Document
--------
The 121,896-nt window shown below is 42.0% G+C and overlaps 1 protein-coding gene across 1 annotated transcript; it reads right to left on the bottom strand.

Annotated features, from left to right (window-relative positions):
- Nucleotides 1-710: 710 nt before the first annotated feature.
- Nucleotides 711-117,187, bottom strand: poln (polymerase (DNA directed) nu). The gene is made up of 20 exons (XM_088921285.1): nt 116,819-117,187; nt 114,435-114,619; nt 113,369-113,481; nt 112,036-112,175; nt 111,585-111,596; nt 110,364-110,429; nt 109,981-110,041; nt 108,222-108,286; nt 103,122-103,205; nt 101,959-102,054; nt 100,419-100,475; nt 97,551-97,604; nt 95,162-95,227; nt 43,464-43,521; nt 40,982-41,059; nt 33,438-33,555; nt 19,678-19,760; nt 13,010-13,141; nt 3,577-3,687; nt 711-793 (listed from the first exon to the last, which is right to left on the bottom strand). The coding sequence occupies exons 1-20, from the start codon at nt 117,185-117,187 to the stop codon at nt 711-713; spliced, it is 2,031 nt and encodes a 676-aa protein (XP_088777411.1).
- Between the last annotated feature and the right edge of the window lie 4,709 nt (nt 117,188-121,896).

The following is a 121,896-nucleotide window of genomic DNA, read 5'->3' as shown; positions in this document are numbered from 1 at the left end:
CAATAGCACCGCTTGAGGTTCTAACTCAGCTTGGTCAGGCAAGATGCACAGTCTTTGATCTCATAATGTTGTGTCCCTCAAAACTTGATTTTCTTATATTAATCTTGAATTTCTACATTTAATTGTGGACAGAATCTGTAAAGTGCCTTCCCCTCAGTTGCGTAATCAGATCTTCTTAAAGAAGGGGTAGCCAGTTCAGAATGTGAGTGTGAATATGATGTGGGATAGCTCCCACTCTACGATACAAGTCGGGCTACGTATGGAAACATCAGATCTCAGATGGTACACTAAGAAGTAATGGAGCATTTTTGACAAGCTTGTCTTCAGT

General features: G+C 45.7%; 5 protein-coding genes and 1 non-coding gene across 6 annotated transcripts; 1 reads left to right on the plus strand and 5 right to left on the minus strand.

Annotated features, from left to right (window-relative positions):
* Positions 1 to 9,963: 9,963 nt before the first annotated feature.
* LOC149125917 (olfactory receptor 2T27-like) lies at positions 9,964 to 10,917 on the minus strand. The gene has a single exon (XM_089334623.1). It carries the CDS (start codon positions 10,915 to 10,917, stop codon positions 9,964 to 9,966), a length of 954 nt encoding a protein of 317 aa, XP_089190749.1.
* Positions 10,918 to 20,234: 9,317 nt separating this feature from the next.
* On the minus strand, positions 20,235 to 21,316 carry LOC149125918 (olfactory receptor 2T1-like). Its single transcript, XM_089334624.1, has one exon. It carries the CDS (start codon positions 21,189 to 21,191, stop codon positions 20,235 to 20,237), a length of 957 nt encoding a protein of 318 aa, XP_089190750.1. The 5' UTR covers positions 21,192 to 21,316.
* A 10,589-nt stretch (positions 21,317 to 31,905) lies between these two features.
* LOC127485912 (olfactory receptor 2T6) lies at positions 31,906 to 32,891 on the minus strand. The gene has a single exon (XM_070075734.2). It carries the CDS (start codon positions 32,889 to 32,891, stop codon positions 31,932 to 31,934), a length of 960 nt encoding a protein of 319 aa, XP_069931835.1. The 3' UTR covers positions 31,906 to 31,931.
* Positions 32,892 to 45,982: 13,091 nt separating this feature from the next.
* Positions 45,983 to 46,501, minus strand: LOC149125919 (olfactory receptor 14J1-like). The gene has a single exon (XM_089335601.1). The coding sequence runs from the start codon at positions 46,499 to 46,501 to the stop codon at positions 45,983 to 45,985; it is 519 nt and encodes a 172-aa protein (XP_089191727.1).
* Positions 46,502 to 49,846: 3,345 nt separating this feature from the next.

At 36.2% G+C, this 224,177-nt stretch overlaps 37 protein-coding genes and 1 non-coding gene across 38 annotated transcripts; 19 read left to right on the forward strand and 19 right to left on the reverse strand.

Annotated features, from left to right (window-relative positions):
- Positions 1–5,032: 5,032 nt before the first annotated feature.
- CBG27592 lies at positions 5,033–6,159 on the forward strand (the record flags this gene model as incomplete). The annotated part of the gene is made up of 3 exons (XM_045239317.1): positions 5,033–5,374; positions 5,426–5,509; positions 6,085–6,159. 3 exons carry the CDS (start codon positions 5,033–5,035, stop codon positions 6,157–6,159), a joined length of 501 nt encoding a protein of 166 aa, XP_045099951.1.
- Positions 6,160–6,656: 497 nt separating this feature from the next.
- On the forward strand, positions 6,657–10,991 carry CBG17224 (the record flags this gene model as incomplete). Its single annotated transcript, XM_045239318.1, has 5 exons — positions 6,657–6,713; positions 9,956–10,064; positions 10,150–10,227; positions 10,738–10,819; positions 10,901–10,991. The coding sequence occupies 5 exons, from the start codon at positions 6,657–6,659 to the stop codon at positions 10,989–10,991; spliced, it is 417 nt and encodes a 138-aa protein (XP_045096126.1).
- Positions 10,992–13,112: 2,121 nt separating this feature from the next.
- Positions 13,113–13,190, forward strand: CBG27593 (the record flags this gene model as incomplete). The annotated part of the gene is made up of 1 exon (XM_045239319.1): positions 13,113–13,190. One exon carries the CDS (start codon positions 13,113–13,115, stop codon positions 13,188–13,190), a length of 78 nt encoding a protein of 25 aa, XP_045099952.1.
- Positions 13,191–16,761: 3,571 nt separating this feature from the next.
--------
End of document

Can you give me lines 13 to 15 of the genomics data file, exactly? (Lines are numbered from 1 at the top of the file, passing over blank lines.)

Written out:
* On the minus strand, positions 20,235 to 21,316 carry LOC149125918 (olfactory receptor 2T1-like). Its single transcript, XM_089334624.1, has one exon. It carries the CDS (start codon positions 21,189 to 21,191, stop codon positions 20,235 to 20,237), a length of 957 nt encoding a protein of 318 aa, XP_089190750.1. The 5' UTR covers positions 21,192 to 21,316.
* A 10,589-nt stretch (positions 21,317 to 31,905) lies between these two features.
* LOC127485912 (olfactory receptor 2T6) lies at positions 31,906 to 32,891 on the minus strand. The gene has a single exon (XM_070075734.2). It carries the CDS (start codon positions 32,889 to 32,891, stop codon positions 31,932 to 31,934), a length of 960 nt encoding a protein of 319 aa, XP_069931835.1. The 3' UTR covers positions 31,906 to 31,931.